Saturday, March 26, 2005

Origins of Easter

Did you ever wonder how the Easter bunny is related to Christianity? Well I did, and as usual I found that like most other holidays, it was originally a pagan holiday. Since fundies are refusing to celebrate Halloween these days and yet they make a big deal of Easter, I can only assume they don't know the origins of this holy day.

Easter was originally the day to honor the Saxon Goddess Eostre or Ostara. She was probably a northern form of Astarte.

The Easter bunny was the moon hare sacred to the Goddess. The date that Easter falls on was fixed by the old pagan lunar calendar, the first Sunday after the first full moon after the spring equinox, formerly the "pregnant" phase of Eostre. The Christian festival wasn't called Easter until the Goddess's name was given to it in the late Middle Ages.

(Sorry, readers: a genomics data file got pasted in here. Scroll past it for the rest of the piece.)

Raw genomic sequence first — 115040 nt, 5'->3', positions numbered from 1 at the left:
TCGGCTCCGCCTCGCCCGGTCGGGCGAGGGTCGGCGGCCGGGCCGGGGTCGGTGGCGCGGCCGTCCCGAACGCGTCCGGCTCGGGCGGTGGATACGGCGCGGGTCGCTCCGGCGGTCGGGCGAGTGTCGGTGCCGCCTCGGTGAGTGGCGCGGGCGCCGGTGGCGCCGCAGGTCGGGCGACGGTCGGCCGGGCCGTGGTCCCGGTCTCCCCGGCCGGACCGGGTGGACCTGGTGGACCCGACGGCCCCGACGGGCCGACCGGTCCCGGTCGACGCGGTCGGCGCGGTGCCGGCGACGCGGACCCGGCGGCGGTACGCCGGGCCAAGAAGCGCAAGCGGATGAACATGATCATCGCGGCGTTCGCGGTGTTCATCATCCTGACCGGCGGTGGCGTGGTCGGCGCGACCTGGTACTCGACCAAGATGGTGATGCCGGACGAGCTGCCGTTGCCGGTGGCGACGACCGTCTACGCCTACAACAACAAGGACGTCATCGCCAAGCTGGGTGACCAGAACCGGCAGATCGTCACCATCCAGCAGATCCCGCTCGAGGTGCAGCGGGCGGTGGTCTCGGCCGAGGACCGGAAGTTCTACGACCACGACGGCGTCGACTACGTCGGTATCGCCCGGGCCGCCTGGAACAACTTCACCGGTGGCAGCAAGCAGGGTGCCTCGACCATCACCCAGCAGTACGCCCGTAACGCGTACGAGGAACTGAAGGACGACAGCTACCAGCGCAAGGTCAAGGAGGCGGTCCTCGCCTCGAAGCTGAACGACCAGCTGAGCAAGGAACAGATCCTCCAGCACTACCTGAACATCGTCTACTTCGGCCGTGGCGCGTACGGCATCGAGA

The Irish kept Easter on a different date than that of the Roman church, probably the original date of the festival of Eostre, until the Roman calendar was imposed on then in 632 A.D.

Eggs were always the symbol of rebirth, which is why Easter eggs were usually colored red especially in eastern Europe.

And remember that Bunnie dyed eggs for your sins.